Explains that Wellmet House attempts to rehabilitate the mentally ill not by gaining conforming behavior but by helping them relate to other people in natural and unstructured ways. Points out that half of the residents are mentally ill and the other half are college students from nearby universities who staff Wellmet House. Emphasizes the need for each patient to find individual expression. Shows patients and staff at dinner, parties, the local pub, and a house meeting.
Walter Kerr, drama critic for the New York Herald Tribune, interviews noted Irish author Frank O'Connor. Mr. O'Connor contrasts the novel and the short story in relation to characterization, plot, and the time element. He discusses styles of the short story and appraises past and present psychological and subject matter trends in prose fiction.
Home movie documenting multiple trips Bailey took to Europe between 1957 and 1964. Highlights include pastoral scenes and medieval architecture in Rothenburg ob der Tauber, Germany ; Bailey boarding the Auguste Piccard mesoscaphe in Lausanne, Switzerland ; public art in Geneva, including the Reformation Wall and Woodrow Wilson Memorial Sphere. In Paris, Bailey visits the Palace of Versailles, Notre Dame, Tuileries Garden, Chartres Cathedral, and the Sorbonne, which she once attended as a student.
George T. Engelman Jr. was a graduate from Indiana University, attending IU from 1937-1941. He worked and raised his family for a few years in Bloomington while studying for his master’s degree in education in the 40s and 50s and working for RCA. He was also a WWII veteran.
Scenery from a town and from other places in upstate New York. Video of the Washington Monument and the National Mall. Footage from christmastime, 1957.
Discusses the transition in art from realism to the abstract. Explains the reasons underlying abstract and non-objective painting. Demonstrates important points with illustrations drawn in chalk and paint. Uses prints of abstract painting to clarify and develop a greater understanding of the artist's interpretation. (WQED) Kinescope.
Discusses the purpose, successes, and failures of NATO, the prospects for extending its economic functions, and ways of making it more effective. Gives the history of NATO's formation and explains the financial contribution of each member country. (WTTW) Kinescope.
Discusses the formation of the Afro-Asian bloc, the declaration issued by it, and the possible influences this organization may have in world politics. Considers official United States reaction to the bloc and the bloc's possible influence on the formation of United States foreign policy. (WTTW) Kinescope.
Discusses attempts, from the Roman Empire to the present, at European unification. Examines the progress in economic unification through the Schuman Plan. Appraises the effects on the United States on the degree of unification in Europe. (WTTW) Kinescope.
resents the scope of international exchange programs now in process. Explains the various types of exchange. Discusses the Fulbright scholarships and shows a film on the experiment in international living in Austria. (WTTW) Kinescope.
Presents a synthesizing of many aspects of education as discussed in the preceding programs. Points out how education can be used most effectively in activating man's potential. Features Mr. Frank Laubach, Mr. Robert Hutchins, and Mr. Aldous Huxley. (KETC) Kinescope.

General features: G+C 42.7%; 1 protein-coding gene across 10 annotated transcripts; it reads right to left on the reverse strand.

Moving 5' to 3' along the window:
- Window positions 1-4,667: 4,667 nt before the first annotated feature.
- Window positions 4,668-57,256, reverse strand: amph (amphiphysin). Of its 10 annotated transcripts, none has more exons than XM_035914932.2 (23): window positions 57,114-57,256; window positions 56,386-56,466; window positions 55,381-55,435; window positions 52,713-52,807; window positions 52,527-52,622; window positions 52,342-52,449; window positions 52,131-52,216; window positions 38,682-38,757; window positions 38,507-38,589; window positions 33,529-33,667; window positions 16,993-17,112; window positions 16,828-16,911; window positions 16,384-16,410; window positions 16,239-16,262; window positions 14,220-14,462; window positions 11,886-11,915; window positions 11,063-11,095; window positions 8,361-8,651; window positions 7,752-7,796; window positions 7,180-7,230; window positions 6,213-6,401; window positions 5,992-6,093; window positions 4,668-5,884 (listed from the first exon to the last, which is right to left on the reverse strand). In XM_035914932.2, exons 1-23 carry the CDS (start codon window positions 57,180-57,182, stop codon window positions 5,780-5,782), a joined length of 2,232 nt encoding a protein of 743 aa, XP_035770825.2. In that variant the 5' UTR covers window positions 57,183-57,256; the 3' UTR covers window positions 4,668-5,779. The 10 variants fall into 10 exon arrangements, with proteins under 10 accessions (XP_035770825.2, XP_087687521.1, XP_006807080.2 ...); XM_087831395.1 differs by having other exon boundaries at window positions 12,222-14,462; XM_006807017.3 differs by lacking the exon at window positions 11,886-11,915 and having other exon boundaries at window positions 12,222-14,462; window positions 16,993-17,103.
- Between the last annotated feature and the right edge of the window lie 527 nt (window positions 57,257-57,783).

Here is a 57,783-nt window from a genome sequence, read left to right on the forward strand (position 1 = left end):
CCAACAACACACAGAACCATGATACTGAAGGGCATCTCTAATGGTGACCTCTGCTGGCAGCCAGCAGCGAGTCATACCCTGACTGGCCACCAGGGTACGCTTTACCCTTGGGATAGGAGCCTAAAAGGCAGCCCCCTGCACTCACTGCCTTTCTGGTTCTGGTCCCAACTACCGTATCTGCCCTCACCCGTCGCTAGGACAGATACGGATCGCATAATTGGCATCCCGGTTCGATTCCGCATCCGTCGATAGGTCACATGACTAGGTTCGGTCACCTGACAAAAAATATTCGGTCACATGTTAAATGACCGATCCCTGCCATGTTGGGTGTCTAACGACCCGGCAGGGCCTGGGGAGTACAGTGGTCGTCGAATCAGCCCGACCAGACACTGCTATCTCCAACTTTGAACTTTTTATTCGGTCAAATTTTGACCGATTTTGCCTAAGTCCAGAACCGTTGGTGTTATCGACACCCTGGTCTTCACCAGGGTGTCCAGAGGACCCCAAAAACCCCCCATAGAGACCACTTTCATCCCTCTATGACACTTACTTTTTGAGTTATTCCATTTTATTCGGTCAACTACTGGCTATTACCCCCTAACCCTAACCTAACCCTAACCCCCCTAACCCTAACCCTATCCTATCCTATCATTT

Discusses the conditions and effects of drug addiction among young people. Reveals how an individual may be enticed to use narcotics. Outlines some of the causes of addiction and considers the possibilities of treatment and cure. (WTTW) Kinescope.
Discusses the nature and importance od adult learning, and points out the fallacy of thinking that the school is the only place where education occurs. Explains that adult learning is the gaining of wisdom and understanding and is for everybody, regardless of formal schooling. States that "adults are more educable than children as children are more trainable than adults," and stresses that when we cease to learn our mind starts to die. (Palmer Films) Film.
Describes the lands of East Africa that are members of the British Commonwealth. Discusses variations in degree of self government and in the composition of populations. A native of Tanganuika presents his views on independence for his homeland and outlines a course of action. (WTTW) Kinescope.
Outlines the political history of the Congo and discusses the success of the Belgian colonial policy. A native of the Congo proposes a program for more self-government of the people. Stresses the economic importance of the Congo to Belgium and to the United States. (WTTW) Kinescope.
This series, aired from 1954 through 1958, is built around the annual New York Herald Tribune World Youth Forum, which hosts approximately thirty foreign high school students from around the world in the US. The World Youth Forum features the high school students discussing problems of concern to America and the world. Discussions are presided over by Mrs. Helen Hiet Waller, World Youth Forum Director, with a maximum of encouragement to free expression. In this program from 1957, students from the United Kingdom, Union of South Africa, India, and Lebanon discuss the influence of American comics, films, and be-bop; the contribution of American education throughout the Arab world; the relative merits of British and American school systems; the relative impact of Britain vs U.S. influence in the world; and whether Britain or the U.S. has the truer democracy.